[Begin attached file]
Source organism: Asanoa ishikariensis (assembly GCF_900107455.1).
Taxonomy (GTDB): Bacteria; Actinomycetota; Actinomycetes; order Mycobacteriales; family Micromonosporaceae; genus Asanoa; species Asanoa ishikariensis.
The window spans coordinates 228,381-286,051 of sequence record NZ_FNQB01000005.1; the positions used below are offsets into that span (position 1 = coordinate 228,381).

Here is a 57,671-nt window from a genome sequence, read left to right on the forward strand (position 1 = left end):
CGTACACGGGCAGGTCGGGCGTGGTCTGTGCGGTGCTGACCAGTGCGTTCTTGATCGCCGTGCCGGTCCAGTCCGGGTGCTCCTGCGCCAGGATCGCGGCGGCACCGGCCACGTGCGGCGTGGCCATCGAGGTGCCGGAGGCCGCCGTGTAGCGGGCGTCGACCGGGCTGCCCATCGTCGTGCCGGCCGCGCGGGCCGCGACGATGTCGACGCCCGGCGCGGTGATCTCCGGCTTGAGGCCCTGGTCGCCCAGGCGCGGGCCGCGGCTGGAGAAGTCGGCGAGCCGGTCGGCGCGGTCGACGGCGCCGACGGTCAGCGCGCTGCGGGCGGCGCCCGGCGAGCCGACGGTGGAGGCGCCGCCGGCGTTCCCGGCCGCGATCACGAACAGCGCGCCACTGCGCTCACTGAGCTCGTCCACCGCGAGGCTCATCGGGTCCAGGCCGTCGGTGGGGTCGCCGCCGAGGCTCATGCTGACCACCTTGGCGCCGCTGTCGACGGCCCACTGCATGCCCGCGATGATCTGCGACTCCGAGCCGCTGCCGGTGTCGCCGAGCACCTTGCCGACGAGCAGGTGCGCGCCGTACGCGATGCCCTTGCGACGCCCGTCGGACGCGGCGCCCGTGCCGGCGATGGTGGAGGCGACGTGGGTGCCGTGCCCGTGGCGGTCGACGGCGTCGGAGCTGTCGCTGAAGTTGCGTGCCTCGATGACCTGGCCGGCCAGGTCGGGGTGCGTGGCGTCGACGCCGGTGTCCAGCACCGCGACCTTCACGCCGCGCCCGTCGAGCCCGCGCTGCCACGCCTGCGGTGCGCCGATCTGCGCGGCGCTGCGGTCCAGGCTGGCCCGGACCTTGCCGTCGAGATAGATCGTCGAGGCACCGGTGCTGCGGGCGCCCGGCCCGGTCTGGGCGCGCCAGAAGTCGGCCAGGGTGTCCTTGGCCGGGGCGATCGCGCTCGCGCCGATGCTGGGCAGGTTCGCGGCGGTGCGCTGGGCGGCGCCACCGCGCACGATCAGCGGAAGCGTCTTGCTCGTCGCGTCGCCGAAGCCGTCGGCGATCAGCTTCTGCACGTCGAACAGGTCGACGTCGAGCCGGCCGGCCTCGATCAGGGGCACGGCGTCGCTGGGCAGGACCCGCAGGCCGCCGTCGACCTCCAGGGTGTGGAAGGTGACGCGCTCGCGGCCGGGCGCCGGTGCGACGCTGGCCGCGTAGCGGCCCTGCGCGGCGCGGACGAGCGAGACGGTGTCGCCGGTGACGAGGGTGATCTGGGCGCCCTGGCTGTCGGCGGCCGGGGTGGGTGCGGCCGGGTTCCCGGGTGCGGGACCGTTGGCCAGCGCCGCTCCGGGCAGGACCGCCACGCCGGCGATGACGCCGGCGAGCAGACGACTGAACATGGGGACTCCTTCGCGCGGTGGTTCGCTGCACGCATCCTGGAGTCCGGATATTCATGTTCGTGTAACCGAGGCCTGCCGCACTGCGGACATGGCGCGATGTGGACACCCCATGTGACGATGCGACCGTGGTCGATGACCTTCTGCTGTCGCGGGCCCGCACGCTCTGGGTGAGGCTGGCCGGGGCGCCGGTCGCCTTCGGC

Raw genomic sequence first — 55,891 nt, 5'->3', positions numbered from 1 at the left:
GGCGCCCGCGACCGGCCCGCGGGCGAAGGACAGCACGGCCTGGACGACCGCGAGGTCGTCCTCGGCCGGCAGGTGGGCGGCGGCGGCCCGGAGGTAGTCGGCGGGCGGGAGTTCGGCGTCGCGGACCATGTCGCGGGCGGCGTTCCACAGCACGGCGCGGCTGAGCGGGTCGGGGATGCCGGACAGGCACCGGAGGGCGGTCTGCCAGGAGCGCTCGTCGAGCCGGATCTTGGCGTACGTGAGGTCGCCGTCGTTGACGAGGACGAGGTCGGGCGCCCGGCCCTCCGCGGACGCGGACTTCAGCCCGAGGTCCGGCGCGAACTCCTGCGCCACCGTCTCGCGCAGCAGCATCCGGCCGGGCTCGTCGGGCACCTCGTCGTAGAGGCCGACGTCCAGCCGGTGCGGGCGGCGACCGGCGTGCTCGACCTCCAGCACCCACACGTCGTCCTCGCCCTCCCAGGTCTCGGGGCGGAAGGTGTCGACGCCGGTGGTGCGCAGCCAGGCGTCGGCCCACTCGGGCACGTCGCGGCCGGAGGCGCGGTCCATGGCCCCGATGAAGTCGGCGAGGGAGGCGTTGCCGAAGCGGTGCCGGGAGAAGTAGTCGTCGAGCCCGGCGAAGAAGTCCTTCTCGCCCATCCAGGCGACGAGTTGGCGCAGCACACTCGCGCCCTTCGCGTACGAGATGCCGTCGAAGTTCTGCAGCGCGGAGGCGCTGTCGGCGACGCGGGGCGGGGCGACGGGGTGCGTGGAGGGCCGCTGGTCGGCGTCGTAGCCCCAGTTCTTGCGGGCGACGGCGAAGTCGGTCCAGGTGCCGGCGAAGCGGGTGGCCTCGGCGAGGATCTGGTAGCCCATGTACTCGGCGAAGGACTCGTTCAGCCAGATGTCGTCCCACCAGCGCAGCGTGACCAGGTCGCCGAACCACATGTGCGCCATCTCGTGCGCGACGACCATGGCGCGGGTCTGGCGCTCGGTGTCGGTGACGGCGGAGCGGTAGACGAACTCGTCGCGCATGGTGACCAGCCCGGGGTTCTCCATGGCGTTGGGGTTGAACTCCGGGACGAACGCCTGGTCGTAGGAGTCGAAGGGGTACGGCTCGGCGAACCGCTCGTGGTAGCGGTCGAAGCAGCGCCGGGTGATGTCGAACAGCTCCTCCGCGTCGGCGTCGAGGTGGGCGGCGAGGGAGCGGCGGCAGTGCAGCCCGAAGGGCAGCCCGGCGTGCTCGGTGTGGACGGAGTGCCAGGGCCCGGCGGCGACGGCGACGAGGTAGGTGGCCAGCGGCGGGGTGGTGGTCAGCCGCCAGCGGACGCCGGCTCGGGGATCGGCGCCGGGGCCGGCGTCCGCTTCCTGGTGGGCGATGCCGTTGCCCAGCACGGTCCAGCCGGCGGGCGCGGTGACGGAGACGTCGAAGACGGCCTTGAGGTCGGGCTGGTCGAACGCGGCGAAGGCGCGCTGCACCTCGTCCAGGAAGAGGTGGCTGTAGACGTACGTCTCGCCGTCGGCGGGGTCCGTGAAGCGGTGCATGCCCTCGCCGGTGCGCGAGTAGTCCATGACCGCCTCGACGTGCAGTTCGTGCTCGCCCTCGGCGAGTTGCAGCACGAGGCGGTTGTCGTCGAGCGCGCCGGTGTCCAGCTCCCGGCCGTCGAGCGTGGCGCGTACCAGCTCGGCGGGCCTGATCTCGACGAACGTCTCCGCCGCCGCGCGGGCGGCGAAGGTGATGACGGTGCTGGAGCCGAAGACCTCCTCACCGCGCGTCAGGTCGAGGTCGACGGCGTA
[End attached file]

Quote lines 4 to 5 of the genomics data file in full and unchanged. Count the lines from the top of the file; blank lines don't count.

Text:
Here is a 57,671-nt window from a genome sequence, read left to right on the forward strand (position 1 = left end):
CGTACACGGGCAGGTCGGGCGTGGTCTGTGCGGTGCTGACCAGTGCGTTCTTGATCGCCGTGCCGGTCCAGTCCGGGTGCTCCTGCGCCAGGATCGCGGCGGCACCGGCCACGTGCGGCGTGGCCATCGAGGTGCCGGAGGCCGCCGTGTAGCGGGCGTCGACCGGGCTGCCCATCGTCGTGCCGGCCGCGCGGGCCGCGACGATGTCGACGCCCGGCGCGGTGATCTCCGGCTTGAGGCCCTGGTCGCCCAGGCGCGGGCCGCGGCTGGAGAAGTCGGCGAGCCGGTCGGCGCGGTCGACGGCGCCGACGGTCAGCGCGCTGCGGGCGGCGCCCGGCGAGCCGACGGTGGAGGCGCCGCCGGCGTTCCCGGCCGCGATCACGAACAGCGCGCCACTGCGCTCACTGAGCTCGTCCACCGCGAGGCTCATCGGGTCCAGGCCGTCGGTGGGGTCGCCGCCGAGGCTCATGCTGACCACCTTGGCGCCGCTGTCGACGGCCCACTGCATGCCCGCGATGATCTGCGACTCCGAGCCGCTGCCGGTGTCGCCGAGCACCTTGCCGACGAGCAGGTGCGCGCCGTACGCGATGCCCTTGCGACGCCCGTCGGACGCGGCGCCCGTGCCGGCGATGGTGGAGGCGACGTGGGTGCCGTGCCCGTGGCGGTCGACGGCGTCGGAGCTGTCGCTGAAGTTGCGTGCCTCGATGACCTGGCCGGCCAGGTCGGGGTGCGTGGCGTCGACGCCGGTGTCCAGCACCGCGACCTTCACGCCGCGCCCGTCGAGCCCGCGCTGCCACGCCTGCGGTGCGCCGATCTGCGCGGCGCTGCGGTCCAGGCTGGCCCGGACCTTGCCGTCGAGATAGATCGTCGAGGCACCGGTGCTGCGGGCGCCCGGCCCGGTCTGGGCGCGCCAGAAGTCGGCCAGGGTGTCCTTGGCCGGGGCGATCGCGCTCGCGCCGATGCTGGGCAGGTTCGCGGCGGTGCGCTGGGCGGCGCCACCGCGCACGATCAGCGGAAGCGTCTTGCTCGTCGCGTCGCCGAAGCCGTCGGCGATCAGCTTCTGCACGTCGAACAGGTCGACGTCGAGCCGGCCGGCCTCGATCAGGGGCACGGCGTCGCTGGGCAGGACCCGCAGGCCGCCGTCGACCTCCAGGGTGTGGAAGGTGACGCGCTCGCGGCCGGGCGCCGGTGCGACGCTGGCCGCGTAGCGGCCCTGCGCGGCGCGGACGAGCGAGACGGTGTCGCCGGTGACGAGGGTGATCTGGGCGCCCTGGCTGTCGGCGGCCGGGGTGGGTGCGGCCGGGTTCCCGGGTGCGGGACCGTTGGCCAGCGCCGCTCCGGGCAGGACCGCCACGCCGGCGATGACGCCGGCGAGCAGACGACTGAACATGGGGACTCCTTCGCGCGGTGGTTCGCTGCACGCATCCTGGAGTCCGGATATTCATGTTCGTGTAACCGAGGCCTGCCGCACTGCGGACATGGCGCGATGTGGACACCCCATGTGACGATGCGACCGTGGTCGATGACCTTCTGCTGTCGCGGGCCCGCACGCTCTGGGTGAGGCTGGCCGGGGCGCCGGTCGCCTTCGGC